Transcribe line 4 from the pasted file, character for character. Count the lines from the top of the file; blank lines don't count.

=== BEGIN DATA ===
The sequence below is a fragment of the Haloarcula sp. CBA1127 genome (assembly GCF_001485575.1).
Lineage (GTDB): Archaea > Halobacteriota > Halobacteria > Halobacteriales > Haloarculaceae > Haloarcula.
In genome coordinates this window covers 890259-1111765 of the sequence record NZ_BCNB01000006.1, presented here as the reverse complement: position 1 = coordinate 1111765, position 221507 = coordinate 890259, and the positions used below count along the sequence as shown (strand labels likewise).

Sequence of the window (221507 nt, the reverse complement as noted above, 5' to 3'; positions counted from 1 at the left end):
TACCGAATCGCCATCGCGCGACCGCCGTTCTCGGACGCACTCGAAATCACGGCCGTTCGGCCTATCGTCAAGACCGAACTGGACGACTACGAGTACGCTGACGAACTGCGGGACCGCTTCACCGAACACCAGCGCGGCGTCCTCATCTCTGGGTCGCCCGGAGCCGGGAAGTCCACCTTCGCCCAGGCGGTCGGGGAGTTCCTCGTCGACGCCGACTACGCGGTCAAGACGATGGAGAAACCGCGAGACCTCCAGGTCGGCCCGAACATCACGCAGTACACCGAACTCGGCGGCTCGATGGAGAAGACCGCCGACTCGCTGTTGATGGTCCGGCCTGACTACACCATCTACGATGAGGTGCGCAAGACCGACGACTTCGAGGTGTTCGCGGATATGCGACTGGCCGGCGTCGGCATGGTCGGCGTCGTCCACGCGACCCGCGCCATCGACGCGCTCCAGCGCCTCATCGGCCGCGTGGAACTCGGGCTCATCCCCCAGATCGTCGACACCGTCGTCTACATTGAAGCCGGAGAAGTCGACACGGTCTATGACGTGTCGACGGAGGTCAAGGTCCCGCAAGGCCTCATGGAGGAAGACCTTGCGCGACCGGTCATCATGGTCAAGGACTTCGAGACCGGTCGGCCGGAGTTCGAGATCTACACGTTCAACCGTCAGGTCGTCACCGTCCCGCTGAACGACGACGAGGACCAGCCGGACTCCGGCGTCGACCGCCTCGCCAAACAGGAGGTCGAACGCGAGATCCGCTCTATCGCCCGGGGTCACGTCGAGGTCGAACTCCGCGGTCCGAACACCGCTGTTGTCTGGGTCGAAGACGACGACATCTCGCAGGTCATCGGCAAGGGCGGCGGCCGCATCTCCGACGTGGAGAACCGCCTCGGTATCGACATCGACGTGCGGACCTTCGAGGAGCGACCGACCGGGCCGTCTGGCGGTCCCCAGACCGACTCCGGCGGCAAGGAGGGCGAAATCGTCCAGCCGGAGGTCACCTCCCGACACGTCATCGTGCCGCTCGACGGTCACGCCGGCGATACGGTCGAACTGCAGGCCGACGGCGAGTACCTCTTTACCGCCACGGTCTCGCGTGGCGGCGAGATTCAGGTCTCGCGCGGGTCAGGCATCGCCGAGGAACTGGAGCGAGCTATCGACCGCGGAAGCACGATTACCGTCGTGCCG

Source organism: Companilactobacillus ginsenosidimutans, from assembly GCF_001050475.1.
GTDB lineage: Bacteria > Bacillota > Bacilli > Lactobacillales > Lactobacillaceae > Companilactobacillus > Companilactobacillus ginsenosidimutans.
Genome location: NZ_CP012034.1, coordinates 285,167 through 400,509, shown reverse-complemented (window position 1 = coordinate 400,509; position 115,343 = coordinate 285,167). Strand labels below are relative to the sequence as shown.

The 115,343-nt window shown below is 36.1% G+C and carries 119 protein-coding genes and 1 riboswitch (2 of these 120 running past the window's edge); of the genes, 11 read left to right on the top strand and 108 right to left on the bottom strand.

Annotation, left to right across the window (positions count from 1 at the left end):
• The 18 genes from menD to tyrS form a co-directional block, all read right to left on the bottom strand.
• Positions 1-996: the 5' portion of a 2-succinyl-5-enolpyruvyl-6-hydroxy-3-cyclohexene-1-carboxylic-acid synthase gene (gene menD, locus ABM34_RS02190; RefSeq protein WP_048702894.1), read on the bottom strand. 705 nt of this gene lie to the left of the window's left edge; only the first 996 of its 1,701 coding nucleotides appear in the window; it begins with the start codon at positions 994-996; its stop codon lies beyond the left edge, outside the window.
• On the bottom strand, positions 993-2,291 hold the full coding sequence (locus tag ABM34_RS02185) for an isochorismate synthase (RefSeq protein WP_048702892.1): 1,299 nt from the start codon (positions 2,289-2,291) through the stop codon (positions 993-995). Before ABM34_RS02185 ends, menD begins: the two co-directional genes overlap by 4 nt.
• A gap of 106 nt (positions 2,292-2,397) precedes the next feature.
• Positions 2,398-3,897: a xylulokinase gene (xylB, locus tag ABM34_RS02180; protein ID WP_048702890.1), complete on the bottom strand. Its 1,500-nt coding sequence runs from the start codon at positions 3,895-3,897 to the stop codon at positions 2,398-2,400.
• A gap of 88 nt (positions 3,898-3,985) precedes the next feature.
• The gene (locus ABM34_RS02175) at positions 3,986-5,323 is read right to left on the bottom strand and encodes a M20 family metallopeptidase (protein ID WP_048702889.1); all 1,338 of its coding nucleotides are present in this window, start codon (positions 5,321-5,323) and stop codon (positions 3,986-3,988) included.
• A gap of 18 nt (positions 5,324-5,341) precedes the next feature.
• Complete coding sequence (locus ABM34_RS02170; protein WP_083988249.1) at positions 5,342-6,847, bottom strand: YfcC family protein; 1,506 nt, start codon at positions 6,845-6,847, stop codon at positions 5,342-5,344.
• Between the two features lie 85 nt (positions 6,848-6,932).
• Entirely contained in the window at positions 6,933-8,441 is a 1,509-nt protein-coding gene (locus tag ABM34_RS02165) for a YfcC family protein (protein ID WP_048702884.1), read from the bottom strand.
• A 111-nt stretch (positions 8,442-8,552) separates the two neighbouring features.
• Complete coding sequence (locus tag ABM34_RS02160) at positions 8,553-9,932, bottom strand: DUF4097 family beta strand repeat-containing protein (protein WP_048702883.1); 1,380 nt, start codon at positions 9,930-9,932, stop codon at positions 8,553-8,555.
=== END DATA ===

Sequence of the window (221507 nt, the reverse complement as noted above, 5' to 3'; positions counted from 1 at the left end):